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Knee - Patellar Tracking Disorder

You may have noticed that there are times when you bend your knee that things don’t feel like they are moving correctly. You may experience pain or hear clicking noises. There are even times when it looks like your patella (knee cap) isn’t exactly where it should be. This is an injury known as patellar tracking disorder. Runners and cyclists are the athletes that are most often affected by this condition because of the repetitive motions that occur when exercising.

Patellar tracking disorder can occur from a multitude of reasons. Most commonly the muscles of the thigh are injured, tight or weak. Specifically the muscle that is most often the cause of patellar tracking issues is one of the quadriceps muscles called the vastus medialis obliquis (VMO). The main action of this muscle is to pull the patella medially (toward the middle of the body). With an injury to this muscle the patella will no longer slide along the groove in the end of the femur (thigh bone). Once the patella has left the groove on the femur, the cartilage on the back of the patella can become damaged. This can lead to another condition known as chondromalacia patella. With an injury to the hip flexors, especially the rectus femoris (the largest of the four quadriceps muscles which also extends the knee) there can be patellar tracking issues as well. Ligament instability in the knee can also cause patellar tracking problems.

The most common symptoms of patellar tracking disorder are pain when walking down stairs, sitting for long periods of time, standing after sitting, squatting improperly and running. There may be clicking, popping, grinding or catching when first bending or extending your knee. Some patients also describe feeling like their knee will buckle and will no longer support weight on it. With a prolonged injury there may also be mild inflammation around the knee. Often patients will live with the pain for long periods of time before they seek any type of treatment. If patients knew how easy this condition was to treat they would be more likely to seek treatment sooner.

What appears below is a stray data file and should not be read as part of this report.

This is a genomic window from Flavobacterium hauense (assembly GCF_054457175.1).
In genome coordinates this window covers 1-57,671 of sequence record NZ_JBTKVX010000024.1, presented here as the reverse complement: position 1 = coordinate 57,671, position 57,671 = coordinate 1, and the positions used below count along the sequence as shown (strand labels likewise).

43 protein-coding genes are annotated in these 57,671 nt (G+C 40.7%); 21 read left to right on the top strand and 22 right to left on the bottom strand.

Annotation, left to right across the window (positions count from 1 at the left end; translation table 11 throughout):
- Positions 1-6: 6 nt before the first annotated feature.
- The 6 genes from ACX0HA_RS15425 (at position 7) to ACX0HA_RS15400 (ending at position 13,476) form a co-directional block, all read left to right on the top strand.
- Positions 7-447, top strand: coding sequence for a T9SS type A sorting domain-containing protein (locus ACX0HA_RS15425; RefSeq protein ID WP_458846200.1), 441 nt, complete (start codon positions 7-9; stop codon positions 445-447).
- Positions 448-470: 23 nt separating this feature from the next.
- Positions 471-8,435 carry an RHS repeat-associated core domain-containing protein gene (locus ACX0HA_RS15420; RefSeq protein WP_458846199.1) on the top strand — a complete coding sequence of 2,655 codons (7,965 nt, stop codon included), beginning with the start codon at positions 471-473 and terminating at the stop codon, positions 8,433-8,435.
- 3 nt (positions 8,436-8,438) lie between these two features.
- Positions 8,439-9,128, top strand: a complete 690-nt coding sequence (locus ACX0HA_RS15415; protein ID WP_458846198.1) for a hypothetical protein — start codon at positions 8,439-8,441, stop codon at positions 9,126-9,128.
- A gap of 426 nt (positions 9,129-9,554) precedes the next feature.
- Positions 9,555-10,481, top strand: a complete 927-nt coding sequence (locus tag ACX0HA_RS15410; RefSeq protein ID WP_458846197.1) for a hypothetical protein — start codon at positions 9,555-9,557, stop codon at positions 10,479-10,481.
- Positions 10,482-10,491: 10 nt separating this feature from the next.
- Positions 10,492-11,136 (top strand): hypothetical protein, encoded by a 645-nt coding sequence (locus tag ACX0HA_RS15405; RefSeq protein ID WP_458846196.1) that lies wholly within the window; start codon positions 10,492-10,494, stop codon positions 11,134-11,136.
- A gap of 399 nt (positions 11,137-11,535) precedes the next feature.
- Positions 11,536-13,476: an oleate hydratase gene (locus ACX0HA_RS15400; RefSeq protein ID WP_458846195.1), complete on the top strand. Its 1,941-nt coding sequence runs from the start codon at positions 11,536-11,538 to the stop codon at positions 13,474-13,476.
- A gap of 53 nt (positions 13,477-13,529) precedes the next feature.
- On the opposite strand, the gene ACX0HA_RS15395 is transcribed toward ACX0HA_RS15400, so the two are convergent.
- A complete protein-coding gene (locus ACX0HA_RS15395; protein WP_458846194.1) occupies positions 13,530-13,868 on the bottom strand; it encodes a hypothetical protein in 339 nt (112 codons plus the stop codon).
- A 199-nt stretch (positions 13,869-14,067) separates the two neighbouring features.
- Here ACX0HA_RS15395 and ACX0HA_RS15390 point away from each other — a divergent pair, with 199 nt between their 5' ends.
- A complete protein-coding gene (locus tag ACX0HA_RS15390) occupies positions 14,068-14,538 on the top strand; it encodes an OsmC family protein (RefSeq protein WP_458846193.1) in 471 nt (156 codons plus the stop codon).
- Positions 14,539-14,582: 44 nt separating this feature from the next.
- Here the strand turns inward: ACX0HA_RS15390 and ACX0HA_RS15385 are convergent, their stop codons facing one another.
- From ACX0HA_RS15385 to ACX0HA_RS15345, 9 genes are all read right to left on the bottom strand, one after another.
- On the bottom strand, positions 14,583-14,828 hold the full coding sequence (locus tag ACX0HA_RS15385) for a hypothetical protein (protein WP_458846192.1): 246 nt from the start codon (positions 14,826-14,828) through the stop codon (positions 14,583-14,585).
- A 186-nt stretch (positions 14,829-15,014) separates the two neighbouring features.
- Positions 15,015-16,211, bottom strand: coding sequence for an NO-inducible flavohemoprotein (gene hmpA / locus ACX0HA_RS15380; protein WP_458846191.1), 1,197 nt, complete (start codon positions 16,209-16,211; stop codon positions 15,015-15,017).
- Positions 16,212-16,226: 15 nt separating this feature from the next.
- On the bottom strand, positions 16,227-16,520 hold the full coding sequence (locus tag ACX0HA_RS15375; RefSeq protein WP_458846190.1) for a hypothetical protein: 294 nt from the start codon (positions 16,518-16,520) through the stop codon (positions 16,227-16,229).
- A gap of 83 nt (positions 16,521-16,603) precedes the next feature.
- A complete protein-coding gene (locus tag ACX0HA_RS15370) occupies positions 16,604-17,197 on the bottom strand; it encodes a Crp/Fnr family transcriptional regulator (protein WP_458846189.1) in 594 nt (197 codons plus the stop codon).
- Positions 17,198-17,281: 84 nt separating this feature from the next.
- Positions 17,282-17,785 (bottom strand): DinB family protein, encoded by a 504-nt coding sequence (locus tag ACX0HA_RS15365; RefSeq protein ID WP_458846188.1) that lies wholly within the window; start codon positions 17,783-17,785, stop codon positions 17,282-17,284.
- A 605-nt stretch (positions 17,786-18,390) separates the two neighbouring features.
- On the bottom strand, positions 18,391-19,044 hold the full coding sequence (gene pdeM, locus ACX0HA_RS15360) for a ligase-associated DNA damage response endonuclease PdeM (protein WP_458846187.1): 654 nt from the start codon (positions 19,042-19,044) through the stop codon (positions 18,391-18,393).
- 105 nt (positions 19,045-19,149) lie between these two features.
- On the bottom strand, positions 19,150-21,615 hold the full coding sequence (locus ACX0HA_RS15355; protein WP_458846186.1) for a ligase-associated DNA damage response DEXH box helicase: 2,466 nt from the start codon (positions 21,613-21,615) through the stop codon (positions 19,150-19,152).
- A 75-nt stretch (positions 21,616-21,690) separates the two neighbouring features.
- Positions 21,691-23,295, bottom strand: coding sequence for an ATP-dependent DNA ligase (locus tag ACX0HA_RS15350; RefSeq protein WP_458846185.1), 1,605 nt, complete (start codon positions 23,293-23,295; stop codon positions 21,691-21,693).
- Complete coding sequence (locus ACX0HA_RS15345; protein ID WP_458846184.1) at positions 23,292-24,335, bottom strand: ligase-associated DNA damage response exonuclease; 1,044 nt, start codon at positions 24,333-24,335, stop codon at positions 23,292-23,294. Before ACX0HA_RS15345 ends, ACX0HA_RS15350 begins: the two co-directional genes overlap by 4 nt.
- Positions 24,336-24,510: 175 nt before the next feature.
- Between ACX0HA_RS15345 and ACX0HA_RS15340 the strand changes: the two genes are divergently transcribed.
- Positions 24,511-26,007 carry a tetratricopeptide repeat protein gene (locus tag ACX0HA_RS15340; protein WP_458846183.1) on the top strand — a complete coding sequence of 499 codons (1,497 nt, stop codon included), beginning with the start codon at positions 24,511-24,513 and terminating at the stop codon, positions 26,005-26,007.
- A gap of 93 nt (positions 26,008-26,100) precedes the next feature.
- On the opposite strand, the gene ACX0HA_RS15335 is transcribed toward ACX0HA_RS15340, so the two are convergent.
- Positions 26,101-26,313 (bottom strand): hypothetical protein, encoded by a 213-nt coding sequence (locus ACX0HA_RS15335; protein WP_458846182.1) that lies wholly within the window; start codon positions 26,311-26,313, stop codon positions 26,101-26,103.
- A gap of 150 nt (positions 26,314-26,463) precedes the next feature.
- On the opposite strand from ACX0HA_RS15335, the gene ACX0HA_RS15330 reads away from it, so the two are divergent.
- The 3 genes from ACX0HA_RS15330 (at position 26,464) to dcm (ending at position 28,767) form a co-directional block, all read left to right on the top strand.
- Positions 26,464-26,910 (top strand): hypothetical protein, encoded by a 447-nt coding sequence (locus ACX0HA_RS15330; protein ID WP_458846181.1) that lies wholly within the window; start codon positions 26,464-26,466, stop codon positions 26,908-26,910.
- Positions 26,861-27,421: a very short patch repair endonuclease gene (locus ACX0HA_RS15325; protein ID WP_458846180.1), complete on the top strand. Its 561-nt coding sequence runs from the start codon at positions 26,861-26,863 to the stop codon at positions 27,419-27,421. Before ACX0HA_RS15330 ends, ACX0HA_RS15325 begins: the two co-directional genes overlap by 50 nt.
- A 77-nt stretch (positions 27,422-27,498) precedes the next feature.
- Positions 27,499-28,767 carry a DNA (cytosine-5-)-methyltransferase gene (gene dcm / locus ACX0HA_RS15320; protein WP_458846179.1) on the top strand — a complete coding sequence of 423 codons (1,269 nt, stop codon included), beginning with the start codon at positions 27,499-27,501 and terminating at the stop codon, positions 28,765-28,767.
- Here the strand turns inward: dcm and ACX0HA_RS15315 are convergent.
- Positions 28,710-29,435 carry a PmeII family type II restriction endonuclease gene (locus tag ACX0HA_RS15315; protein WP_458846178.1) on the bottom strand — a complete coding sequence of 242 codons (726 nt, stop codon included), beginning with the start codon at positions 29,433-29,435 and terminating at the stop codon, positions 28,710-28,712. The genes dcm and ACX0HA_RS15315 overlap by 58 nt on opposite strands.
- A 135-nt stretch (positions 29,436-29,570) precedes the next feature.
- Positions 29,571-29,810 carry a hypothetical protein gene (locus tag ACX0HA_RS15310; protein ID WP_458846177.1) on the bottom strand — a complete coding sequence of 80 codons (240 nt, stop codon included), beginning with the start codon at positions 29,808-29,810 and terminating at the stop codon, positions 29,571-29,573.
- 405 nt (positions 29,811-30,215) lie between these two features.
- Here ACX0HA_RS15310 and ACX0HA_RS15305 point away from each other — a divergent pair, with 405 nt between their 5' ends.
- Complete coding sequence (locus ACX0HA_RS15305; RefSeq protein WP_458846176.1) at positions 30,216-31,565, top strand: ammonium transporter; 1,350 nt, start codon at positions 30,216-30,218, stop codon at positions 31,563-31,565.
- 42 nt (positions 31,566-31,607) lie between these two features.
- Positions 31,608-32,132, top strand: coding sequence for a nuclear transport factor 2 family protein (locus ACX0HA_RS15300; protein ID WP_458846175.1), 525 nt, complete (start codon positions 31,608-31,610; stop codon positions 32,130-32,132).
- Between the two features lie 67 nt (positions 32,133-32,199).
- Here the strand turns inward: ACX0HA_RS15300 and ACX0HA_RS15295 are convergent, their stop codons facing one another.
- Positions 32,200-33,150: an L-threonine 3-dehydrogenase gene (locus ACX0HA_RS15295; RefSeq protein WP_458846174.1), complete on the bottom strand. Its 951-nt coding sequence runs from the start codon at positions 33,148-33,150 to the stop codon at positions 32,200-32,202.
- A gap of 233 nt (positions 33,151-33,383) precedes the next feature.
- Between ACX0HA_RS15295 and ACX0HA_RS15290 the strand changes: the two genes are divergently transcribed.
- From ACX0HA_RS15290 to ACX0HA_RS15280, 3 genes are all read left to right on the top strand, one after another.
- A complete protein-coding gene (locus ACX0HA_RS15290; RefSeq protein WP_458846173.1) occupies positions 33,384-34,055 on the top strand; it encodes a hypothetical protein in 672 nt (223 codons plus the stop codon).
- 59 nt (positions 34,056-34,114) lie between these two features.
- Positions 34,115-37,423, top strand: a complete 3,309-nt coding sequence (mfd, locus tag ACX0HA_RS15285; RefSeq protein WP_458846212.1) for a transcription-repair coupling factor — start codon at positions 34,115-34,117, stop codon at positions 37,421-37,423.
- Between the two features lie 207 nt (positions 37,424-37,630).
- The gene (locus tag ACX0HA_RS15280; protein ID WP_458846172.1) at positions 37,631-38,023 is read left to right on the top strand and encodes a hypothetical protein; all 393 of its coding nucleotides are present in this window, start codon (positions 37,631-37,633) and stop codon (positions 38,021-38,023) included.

Treatment for patellar tracking disorder usually involves rest, ice, and anti-inflammatories (preferably natural anti-inflammatories like bromelain, ginger, turmeric, and boswellia). These steps can relieve the pain, but the cause needs to be addressed to complete treatment. If the patient has an injury to any of the aforementioned muscles (VMO, recturs femoris, hip flexors), soft tissue work needs to be performed to break up adhesions and scar tissue within the muscle. Soft tissue treatments like Active Release Techniques® (ART) and Graston Technique, which we perform at Capital Sports Injury Center, work well with this injury. Once the adhesions have been removed, strengthening of the muscles must be performed. Start with something simple like a straight leg raise where the knee is in full extension. You can also work on doing body weight squats with proper technique. Squatting requires the all the muscles of the thighs and hips to work together and allows the VMO to keep the patella tracking properly. Deadlifts and lunges are also great exercises to strengthen your lower body. Finally, core strengthening must always be part of a rehabilitation and training routine.

As you can see patellar tracking has many causes but is actually a fairly easy condition to treat. Once the many cause of tracking has been discovered patients usually respond very quickly. At Capital Sports Injury Center we offer ART, Graston and corrective exercises as are main forms of treatment. If you are having knee pain that sounds like it could be patellar tracking disorder feel free to contact us at or at 301-622-9000. As always we will be more than happy to help you with any questions you have. Remember to train smarter and not just harder!